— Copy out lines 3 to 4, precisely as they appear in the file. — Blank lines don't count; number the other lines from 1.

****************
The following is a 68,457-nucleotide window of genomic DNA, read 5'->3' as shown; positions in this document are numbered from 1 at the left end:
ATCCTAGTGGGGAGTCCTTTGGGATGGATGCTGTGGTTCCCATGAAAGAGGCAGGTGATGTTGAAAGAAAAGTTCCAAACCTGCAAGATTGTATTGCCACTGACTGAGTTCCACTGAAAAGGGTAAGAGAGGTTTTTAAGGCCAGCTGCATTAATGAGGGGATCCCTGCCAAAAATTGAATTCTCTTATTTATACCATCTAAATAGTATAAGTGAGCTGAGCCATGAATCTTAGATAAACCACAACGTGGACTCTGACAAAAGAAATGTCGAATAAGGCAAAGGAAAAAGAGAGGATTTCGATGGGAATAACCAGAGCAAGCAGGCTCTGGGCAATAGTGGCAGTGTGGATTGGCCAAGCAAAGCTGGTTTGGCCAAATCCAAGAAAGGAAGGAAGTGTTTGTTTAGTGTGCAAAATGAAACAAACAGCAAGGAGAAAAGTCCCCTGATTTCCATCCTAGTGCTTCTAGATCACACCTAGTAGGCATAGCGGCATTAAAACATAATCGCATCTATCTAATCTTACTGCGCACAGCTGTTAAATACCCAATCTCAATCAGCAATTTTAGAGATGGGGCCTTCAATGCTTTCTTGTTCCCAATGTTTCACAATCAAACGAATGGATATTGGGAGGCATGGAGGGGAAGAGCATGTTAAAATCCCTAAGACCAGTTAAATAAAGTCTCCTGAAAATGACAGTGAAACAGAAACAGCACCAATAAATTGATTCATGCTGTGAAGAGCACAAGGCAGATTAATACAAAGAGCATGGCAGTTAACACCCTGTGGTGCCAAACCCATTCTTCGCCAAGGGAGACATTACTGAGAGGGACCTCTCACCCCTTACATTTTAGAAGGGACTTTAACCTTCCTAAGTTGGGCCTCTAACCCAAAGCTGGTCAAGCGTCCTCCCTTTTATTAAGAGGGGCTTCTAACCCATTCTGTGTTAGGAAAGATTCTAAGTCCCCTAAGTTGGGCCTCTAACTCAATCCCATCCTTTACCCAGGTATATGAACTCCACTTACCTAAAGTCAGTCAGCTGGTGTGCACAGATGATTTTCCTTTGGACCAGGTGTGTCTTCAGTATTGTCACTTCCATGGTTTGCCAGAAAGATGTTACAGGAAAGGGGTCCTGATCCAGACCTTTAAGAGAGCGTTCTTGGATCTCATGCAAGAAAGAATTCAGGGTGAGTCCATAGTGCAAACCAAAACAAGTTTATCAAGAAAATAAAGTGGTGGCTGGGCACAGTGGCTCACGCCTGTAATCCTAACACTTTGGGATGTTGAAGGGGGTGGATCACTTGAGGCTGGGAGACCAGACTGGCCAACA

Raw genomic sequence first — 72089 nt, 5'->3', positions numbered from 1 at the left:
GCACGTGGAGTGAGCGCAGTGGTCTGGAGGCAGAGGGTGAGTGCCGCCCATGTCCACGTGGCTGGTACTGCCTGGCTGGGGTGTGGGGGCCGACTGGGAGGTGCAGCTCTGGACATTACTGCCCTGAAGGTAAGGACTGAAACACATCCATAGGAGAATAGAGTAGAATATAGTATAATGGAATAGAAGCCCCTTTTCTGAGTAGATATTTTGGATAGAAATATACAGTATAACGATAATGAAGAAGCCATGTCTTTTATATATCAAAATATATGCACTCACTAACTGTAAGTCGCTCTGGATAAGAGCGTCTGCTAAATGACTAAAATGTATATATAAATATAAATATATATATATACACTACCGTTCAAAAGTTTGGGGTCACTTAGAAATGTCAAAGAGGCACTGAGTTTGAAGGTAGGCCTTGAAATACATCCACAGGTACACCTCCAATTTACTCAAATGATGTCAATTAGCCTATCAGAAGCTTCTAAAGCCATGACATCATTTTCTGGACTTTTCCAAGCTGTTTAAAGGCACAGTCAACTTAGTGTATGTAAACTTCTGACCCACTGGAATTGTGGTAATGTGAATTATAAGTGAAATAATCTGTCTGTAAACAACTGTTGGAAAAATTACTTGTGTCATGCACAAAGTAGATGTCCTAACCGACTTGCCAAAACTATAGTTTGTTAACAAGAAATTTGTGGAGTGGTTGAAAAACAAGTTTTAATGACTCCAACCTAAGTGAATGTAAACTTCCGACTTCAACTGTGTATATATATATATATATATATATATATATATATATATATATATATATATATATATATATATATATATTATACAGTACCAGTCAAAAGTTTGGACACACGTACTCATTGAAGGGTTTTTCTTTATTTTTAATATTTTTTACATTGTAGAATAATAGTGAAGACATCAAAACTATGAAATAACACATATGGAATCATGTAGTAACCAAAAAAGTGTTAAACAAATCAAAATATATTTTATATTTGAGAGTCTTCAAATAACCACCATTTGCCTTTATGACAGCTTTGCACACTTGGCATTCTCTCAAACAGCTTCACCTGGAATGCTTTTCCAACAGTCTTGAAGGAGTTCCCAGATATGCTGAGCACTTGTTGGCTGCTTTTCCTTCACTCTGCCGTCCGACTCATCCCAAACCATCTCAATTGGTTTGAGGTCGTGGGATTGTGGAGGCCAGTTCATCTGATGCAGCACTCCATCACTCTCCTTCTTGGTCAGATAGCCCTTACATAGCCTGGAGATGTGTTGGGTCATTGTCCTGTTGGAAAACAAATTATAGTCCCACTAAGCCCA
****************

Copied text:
Raw genomic sequence first — 72089 nt, 5'->3', positions numbered from 1 at the left:
GCACGTGGAGTGAGCGCAGTGGTCTGGAGGCAGAGGGTGAGTGCCGCCCATGTCCACGTGGCTGGTACTGCCTGGCTGGGGTGTGGGGGCCGACTGGGAGGTGCAGCTCTGGACATTACTGCCCTGAAGGTAAGGACTGAAACACATCCATAGGAGAATAGAGTAGAATATAGTATAATGGAATAGAAGCCCCTTTTCTGAGTAGATATTTTGGATAGAAATATACAGTATAACGATAATGAAGAAGCCATGTCTTTTATATATCAAAATATATGCACTCACTAACTGTAAGTCGCTCTGGATAAGAGCGTCTGCTAAATGACTAAAATGTATATATAAATATAAATATATATATATACACTACCGTTCAAAAGTTTGGGGTCACTTAGAAATGTCAAAGAGGCACTGAGTTTGAAGGTAGGCCTTGAAATACATCCACAGGTACACCTCCAATTTACTCAAATGATGTCAATTAGCCTATCAGAAGCTTCTAAAGCCATGACATCATTTTCTGGACTTTTCCAAGCTGTTTAAAGGCACAGTCAACTTAGTGTATGTAAACTTCTGACCCACTGGAATTGTGGTAATGTGAATTATAAGTGAAATAATCTGTCTGTAAACAACTGTTGGAAAAATTACTTGTGTCATGCACAAAGTAGATGTCCTAACCGACTTGCCAAAACTATAGTTTGTTAACAAGAAATTTGTGGAGTGGTTGAAAAACAAGTTTTAATGACTCCAACCTAAGTGAATGTAAACTTCCGACTTCAACTGTGTATATATATATATATATATATATATATATATATATATATATATATATATATATATATATATATATATTATACAGTACCAGTCAAAAGTTTGGACACACGTACTCATTGAAGGGTTTTTCTTTATTTTTAATATTTTTTACATTGTAGAATAATAGTGAAGACATCAAAACTATGAAATAACACATATGGAATCATGTAGTAACCAAAAAAGTGTTAAACAAATCAAAATATATTTTATATTTGAGAGTCTTCAAATAACCACCATTTGCCTTTATGACAGCTTTGCACACTTGGCATTCTCTCAAACAGCTTCACCTGGAATGCTTTTCCAACAGTCTTGAAGGAGTTCCCAGATATGCTGAGCACTTGTTGGCTGCTTTTCCTTCACTCTGCCGTCCGACTCATCCCAAACCATCTCAATTGGTTTGAGGTCGTGGGATTGTGGAGGCCAGTTCATCTGATGCAGCACTCCATCACTCTCCTTCTTGGTCAGATAGCCCTTACATAGCCTGGAGATGTGTTGGGTCATTGTCCTGTTGGAAAACAAATTATAGTCCCACTAAGCCCA